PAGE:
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    Vitamin E and vitamin C may blunt some benefits from exercise physoc.onlinelibrary.wiley.com
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    @woody42 That’s definitely a good question. I have heard Ben Greenfield mention on his podcast a few times a study that showed drinking green tea, despite being high in antioxidants, did not have the same hindrance on muscle gains that taking other exogenous antioxidants. (I tried looking for the episode/study but could not find either)

    I still try to limit the antioxidants consumed around training time whether they are from more “whole” sources like coffee/tea/food or pills.

    That all being said. If you need the coffee to workout, working with a high amount of antioxidants is still probably much better than not working out. (Although this is not a very scientific conclusion)

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      Several other studies have shown these antioxidant vitamins hamper muscle gains from resistance exercise. But this raises the question is it the combination of vitamin E and C that is doing this or would just taking one of them still have this effect or could those 3 cups of decaf coffee with all it’s antioxidants I have right before going to the gym be a bad idea. So personally I will be limiting my vitamin E to just a little above the RDA and definitely not taking vitamin c right before the gym !

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        Keep in mind that phenolic antioxidants like those found in coffee, tea or healthy plant foods work completely differently from vitamin E and C - instead of excerting direct, physiologically relevant antioxidant effects, they work by triggering various signaling pathways (like nrf2) which are subject to complex physiological feedback mechanisms, making it almost impossible to overdose on those antioxidants. There is also no evidence to suggest that, taken in normal physiological doses, vitamin C or E interfere with exercise gains (to the contrary, there is some evidence to suggest that at dose slightly above the RDA, they may fasten recovery and protect against exercise-induced immune deficits). All studies showing a disadvantage administered what I would consider “megadoses” of both vitamins for which there is no evidence of beneficial effects in generally healthy people anyway. Just make sure that you don’t take more than 500 mg of vitamin C or 100 IU of vitamin E in supplemental form and you really don’t need to worry, in my opinion. And if you take a multivitamin, maybe do so in the evening, after exercising.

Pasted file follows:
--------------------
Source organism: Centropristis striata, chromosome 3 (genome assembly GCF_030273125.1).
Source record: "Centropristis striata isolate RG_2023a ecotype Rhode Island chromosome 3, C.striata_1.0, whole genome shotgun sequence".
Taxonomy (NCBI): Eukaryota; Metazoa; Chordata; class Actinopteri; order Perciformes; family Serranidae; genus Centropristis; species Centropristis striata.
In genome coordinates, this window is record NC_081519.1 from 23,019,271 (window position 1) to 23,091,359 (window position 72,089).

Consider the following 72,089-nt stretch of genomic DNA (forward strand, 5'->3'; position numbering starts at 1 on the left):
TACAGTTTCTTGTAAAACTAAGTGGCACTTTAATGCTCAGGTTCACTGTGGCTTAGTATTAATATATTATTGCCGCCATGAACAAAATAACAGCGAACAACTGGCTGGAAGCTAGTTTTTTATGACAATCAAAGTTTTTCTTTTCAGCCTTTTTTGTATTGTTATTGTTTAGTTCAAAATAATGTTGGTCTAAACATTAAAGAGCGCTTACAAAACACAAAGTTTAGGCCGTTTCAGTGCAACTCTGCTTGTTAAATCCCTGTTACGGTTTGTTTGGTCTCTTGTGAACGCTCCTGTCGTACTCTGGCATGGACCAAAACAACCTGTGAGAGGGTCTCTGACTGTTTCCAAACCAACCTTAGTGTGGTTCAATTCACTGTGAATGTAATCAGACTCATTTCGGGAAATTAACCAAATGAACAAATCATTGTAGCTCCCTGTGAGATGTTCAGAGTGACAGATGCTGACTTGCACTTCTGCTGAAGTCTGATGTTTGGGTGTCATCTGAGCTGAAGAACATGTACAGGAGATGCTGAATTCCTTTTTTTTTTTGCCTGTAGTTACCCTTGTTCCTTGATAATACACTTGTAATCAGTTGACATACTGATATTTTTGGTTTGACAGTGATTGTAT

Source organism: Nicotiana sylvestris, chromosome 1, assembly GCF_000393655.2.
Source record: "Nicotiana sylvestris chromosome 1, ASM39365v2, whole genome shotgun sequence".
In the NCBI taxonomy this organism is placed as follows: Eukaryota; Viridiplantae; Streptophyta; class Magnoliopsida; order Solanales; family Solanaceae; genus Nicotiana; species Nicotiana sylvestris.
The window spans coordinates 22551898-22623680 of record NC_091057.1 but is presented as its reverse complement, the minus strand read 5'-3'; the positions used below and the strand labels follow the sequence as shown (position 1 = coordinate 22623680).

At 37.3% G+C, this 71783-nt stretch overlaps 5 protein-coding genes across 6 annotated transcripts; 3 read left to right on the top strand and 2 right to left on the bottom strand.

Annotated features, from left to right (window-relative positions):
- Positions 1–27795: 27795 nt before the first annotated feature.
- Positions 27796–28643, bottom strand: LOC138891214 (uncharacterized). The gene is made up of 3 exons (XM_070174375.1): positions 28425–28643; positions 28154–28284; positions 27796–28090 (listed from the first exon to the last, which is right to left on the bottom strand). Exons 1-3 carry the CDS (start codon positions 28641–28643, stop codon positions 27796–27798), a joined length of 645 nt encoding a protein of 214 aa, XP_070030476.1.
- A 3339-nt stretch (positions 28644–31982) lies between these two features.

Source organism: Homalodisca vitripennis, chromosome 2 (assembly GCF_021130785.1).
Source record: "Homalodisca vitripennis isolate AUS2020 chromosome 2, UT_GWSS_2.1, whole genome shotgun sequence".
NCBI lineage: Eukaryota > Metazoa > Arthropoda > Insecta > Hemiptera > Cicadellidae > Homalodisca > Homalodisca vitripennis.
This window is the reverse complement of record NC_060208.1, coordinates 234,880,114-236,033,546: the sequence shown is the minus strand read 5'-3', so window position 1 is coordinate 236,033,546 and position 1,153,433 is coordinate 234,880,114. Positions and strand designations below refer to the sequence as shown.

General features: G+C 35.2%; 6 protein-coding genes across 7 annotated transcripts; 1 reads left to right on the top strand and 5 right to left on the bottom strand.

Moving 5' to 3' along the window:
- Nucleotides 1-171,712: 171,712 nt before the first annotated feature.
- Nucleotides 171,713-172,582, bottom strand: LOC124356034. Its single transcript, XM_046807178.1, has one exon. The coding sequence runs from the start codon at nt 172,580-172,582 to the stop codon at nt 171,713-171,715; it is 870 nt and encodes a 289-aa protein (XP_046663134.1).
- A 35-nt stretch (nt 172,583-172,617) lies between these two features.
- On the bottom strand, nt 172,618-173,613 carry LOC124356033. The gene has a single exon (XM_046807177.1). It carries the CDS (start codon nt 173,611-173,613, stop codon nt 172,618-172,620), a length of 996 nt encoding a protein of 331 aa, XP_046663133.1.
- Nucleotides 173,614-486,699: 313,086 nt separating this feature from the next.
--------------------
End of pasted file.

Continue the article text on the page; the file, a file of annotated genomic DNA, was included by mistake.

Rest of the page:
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          Thanks for that clarification. Oh in my case I ram my 23andme dna data through the report generators here and it looks like in my case I need to keep my vitamin E below 75 IU.

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            Interesting. What is the related SNP and what rationale does the report give for that recommendation?

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              The SNP rs1695(A:G) raises levels of pro-inflammatory cytokines in the blood.